Corruption-Poverty-Relocation-Shoot to Kill Policy!
In Central Africa approximately 80% of rangers are, on some level, involved in trafficking. Because communities are small, some rangers and poachers know each other directly and others, occasionally, are bribed. Luc Mathot of Conservation Justice has organized the arrest of 4 rangers in the Congo in 2012 and 3 from Gabon in 2013. Ranger involvement is less common in South Africa. Strict laws are enforced to curtail such actions and rangers found conspiring with poachers are relived from duty. However corruption is more widespread and larger than you could possibly imagine. Within SANParks for instance evidence has yet again emerged of five ranger involved in poaching activities. When this information is passed onto SANParks their response is “silent”. Back in 2013 we advised SANParks that they must routinely undertake polygraph testing of all rangers and staff involved with wildlife duties. Again they fail to acknowledge our concerns.
Illicit wildlife trade is the fourth largest illegal activity worldwide and is worth $23 billion US dollars per year. In order to understand what is happening in illegal trade, the prices that wildlife products yield must be monitored. Scarcity of a product reflects higher prices whereas low prices reflect abundance. High profit and turn over are the driving factor and poachers have a very small window to work in. If the probability of being caught and punished (i.e. imprisonment or death) is high, this will alter the expected price tag. Many reserve barriers are not deterrents for poachers, as they are minimal (i.e. barbed wire and sparse fencing). Moreover, legislation and borders between subsistence hunting and poaching are blurred. The majority of rhino populated countries have low penalty policies. However, Botswana has the lowest poaching rate due to its ‘zero tolerance-shoot to kill’ policy. The Defense Force treats apprehended poachers as aggressive military threats if they do not surrender their weapons immediately they are shot dead on site - International Animal Rescue Foundation supports this regardless of some public outcry we have to show poachers that killing our wildlife will most certainly involve rangers taking poachers out. Other factors that keeps poaching minimal is the country’s remoteness and low populace. Conservationists were looking to relocate South African rhinos via helicopter to Botswana for these reasons (Carrington, 2014). However, due to high cost and inhumane transportation complications this option has been rejected.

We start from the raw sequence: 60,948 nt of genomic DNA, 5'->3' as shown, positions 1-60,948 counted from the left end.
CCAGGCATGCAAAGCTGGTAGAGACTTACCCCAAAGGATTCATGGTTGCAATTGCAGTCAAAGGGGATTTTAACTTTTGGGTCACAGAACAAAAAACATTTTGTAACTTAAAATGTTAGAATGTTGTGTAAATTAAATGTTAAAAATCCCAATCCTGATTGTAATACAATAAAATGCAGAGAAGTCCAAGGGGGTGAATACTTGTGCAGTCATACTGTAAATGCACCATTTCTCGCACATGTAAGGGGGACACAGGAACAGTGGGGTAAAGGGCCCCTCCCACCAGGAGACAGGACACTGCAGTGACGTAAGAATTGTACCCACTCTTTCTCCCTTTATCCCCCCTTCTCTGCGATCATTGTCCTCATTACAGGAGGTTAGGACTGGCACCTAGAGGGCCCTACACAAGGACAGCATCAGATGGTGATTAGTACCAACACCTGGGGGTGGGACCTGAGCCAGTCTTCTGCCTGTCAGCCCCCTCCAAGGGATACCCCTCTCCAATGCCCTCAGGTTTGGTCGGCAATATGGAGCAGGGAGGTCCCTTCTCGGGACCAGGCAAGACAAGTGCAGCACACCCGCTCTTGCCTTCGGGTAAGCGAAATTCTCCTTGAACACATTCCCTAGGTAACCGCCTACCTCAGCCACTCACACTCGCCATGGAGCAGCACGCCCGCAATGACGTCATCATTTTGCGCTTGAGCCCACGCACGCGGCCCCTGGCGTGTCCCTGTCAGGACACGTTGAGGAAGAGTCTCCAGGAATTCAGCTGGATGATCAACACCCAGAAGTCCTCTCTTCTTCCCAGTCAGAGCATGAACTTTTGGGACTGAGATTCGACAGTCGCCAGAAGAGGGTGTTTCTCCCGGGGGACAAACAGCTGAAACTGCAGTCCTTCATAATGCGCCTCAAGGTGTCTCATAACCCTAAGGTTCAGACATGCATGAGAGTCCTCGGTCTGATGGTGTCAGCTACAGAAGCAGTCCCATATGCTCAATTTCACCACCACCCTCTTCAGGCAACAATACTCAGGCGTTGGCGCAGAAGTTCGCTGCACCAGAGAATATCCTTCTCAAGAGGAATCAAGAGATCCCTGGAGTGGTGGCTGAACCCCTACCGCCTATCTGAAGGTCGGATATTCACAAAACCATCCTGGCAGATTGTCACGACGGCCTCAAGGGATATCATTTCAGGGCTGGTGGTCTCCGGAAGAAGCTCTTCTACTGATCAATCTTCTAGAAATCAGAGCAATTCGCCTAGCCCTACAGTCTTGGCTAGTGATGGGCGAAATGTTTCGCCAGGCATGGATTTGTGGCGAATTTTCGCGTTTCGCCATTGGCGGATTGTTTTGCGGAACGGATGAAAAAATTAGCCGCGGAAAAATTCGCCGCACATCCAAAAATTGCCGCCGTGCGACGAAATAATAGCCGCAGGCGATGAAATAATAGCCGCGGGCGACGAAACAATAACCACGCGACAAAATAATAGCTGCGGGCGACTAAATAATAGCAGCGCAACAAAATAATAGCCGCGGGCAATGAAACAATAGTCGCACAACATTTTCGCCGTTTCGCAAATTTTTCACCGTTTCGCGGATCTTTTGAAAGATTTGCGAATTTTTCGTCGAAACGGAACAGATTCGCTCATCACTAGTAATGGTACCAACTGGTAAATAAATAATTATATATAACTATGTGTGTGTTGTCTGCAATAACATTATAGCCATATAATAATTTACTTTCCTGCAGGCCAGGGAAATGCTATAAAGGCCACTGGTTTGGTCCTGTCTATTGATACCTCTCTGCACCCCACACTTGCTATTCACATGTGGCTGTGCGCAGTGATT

What’s more inhumane though? the transportation of rhinos and so called costs or the killing of rhinos? Personally we’d like to see a 50% score of rhinos moved from the Kruger to Botswana were breeding can take place securely and a shoot to kill policy is fair game. Poachers see South Africa as easy pickings. Until an immediate shoot to kill policy is given our rhinos will be in danger.